Kip Berman’s heart has been broken, and he’s doing what any brooding indie-pop frontman would do to deal with it—he’s taken to his guitar and commissioned his bandmates to console him through song. Belong is Berman’s coming to terms with his sad state accompanied by fellow Pure At Heart musicians Peggy Wang, Alex Naidus and Kurt Feldman doing their best to cheer him up. But never fear, this story has a happy ending.

Calling on both well-known and unknown influences for its sophomore full-length, the Pains Of Being Pure At Heart brings back memories of the Cure, the Pretenders, the Smiths and the Smashing Pumpkins, among more obscure references. Still incorporating a bit of the fuzz that defined its first release, the group has opted for more crisp production amid air-like vocals on Belong.

It’s this contrast that defines the album, which Berman wrote about feeling out of place. While the guitars, bass and drums are heavy and hard-hitting through most of the album, Berman’s vocals remain almost nonchalant and light while conveying his heartfelt messages. His voice is a mix of Billy Corgan and Morrissey that never quite matches what his predecessors’ did in terms of power.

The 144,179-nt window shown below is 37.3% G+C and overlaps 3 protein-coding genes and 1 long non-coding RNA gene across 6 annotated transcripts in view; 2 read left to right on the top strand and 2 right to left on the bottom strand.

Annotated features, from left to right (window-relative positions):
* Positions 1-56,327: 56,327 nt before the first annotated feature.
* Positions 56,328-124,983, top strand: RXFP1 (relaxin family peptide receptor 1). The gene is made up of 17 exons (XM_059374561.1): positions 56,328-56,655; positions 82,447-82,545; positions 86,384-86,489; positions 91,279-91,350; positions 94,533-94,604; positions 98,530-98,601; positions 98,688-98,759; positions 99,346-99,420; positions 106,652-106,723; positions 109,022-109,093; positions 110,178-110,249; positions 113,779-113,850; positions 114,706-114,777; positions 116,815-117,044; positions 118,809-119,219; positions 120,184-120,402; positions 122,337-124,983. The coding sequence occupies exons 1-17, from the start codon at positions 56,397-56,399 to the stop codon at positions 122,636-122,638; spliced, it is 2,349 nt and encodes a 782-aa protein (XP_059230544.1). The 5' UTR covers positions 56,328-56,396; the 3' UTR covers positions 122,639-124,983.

Lead single “Heart In Your Heartbreak” is a combination of the catchy indie pop from the group’s previous releases and Berman’s witty lyrics and wordplay. Berman sings, “She was the heart in your heartbreak/She was the miss in your mistake,” following a Smiths-like melody while Wang’s synth soars over top. The bass stars on this track, breaking from its repetitive line at the end of each phrase. But it’s Feldman’s drumming that drives each song with an infectious beat. He shines most on “Even In Dreams,” where the drums take a surprise turn in the song’s pre-chorus, then continue to plow through the rest of the tune.

Berman finally opens up his voice on “Girl Of 1,000 Dreams,” his aggression accentuated by an especially fuzzy guitar and percussion that’s dominated by bass and snare. Though the shortest on the album, the track is one of the best since the group is finally letting us in beyond its “everything’s OK, I’ll just sing about it” façade. Despite the heartbreak overtones, Belong is not a depressing or down-tempo album. It remains upbeat and concludes in a manner that ties up the loose ends of the story, all while raiding your new-wave album collection for inspiration.